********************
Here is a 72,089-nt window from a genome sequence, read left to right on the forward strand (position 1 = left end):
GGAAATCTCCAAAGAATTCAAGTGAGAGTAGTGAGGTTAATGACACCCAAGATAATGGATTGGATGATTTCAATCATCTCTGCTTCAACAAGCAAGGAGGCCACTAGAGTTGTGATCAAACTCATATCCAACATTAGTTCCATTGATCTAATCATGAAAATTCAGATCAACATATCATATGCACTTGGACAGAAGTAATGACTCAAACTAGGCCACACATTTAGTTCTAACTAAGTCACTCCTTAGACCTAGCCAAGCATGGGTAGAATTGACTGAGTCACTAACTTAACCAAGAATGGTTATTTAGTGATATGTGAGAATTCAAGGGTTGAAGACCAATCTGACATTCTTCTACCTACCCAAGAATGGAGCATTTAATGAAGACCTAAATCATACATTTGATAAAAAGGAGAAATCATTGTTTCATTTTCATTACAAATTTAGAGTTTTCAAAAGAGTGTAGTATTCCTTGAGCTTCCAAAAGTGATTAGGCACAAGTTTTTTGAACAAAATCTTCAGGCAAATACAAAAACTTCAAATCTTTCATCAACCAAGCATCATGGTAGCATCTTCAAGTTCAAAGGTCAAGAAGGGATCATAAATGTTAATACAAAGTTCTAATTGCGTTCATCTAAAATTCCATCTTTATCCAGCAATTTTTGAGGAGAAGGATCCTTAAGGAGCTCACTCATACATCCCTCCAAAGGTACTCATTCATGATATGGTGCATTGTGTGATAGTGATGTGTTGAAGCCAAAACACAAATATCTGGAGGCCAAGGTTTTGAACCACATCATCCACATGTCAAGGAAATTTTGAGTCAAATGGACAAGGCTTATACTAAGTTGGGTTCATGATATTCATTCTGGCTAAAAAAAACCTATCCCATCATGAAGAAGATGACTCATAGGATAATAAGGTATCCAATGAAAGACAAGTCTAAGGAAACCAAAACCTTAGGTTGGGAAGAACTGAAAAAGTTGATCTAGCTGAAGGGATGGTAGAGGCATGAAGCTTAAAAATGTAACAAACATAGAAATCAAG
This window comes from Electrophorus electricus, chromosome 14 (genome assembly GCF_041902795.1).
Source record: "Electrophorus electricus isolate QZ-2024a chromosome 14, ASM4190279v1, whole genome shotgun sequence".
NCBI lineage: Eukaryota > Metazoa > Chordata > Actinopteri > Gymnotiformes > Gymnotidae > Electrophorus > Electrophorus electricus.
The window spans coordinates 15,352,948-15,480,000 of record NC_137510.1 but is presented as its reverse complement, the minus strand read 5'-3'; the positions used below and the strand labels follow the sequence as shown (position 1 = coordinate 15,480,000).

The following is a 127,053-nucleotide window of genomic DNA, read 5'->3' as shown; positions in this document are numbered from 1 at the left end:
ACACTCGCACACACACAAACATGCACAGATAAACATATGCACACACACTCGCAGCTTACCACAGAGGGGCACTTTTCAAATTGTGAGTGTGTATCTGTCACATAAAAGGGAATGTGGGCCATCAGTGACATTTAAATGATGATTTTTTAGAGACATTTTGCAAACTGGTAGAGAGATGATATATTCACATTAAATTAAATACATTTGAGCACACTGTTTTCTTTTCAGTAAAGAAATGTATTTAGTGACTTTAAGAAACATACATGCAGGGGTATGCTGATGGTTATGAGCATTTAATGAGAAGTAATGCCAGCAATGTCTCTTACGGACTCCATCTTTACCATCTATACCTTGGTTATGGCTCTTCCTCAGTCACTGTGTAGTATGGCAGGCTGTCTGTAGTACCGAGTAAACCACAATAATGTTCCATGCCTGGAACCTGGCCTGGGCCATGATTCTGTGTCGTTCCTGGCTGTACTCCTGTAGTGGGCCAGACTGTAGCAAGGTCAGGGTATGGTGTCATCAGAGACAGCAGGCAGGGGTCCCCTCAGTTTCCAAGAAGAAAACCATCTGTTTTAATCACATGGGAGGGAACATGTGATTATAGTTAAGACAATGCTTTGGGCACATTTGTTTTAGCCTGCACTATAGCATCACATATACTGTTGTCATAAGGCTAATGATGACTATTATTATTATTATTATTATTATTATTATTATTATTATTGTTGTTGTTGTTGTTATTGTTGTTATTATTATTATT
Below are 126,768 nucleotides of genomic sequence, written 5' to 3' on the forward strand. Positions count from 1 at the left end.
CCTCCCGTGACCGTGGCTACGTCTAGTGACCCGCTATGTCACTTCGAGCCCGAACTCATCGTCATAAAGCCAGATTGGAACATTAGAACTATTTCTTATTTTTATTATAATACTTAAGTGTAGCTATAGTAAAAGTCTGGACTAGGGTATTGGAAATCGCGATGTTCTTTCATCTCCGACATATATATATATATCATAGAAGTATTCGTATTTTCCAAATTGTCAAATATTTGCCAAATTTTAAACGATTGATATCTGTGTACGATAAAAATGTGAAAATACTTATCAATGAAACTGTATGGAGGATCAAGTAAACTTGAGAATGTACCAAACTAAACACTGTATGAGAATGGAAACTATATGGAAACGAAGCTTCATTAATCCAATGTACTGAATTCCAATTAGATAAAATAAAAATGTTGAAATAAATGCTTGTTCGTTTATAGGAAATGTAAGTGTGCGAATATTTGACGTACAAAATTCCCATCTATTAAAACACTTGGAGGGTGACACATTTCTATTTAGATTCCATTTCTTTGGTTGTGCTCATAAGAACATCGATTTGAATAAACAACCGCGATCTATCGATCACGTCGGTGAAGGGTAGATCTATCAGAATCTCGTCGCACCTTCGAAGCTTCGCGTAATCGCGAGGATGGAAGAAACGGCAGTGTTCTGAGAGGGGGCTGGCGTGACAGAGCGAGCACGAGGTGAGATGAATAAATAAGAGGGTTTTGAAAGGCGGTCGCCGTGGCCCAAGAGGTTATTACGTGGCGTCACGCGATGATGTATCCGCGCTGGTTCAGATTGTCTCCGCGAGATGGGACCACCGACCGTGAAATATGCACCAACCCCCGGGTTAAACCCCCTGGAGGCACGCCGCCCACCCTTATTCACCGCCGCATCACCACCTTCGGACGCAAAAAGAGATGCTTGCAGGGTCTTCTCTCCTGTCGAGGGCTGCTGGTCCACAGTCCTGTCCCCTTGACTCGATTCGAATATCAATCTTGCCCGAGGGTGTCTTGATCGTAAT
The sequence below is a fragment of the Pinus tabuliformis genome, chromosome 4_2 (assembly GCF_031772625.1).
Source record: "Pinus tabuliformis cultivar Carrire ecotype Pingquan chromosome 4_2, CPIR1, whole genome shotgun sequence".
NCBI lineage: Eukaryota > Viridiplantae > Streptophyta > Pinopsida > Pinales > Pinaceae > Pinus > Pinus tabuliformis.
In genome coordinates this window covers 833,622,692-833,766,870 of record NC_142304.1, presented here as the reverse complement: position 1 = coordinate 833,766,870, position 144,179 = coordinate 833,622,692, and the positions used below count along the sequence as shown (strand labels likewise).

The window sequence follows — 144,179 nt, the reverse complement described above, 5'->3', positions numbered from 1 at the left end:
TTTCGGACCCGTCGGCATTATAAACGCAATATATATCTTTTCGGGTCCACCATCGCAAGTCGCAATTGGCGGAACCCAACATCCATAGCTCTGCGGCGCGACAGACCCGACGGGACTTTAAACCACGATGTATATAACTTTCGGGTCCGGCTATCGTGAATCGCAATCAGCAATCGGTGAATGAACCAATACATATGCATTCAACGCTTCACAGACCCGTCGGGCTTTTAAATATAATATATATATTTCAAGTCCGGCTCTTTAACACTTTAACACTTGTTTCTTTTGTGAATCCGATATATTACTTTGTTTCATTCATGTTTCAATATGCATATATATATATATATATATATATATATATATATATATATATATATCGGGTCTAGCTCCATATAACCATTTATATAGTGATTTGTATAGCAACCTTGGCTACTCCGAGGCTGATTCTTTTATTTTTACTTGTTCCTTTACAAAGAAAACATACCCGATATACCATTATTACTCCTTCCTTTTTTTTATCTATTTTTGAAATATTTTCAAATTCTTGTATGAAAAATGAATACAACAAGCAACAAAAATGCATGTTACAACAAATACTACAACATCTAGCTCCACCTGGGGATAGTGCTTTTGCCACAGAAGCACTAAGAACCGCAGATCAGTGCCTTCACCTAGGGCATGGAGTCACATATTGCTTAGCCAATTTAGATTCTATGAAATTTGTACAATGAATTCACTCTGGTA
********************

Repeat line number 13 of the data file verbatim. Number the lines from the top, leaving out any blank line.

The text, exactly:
NCBI lineage: Eukaryota > Viridiplantae > Streptophyta > Pinopsida > Pinales > Pinaceae > Pinus > Pinus tabuliformis.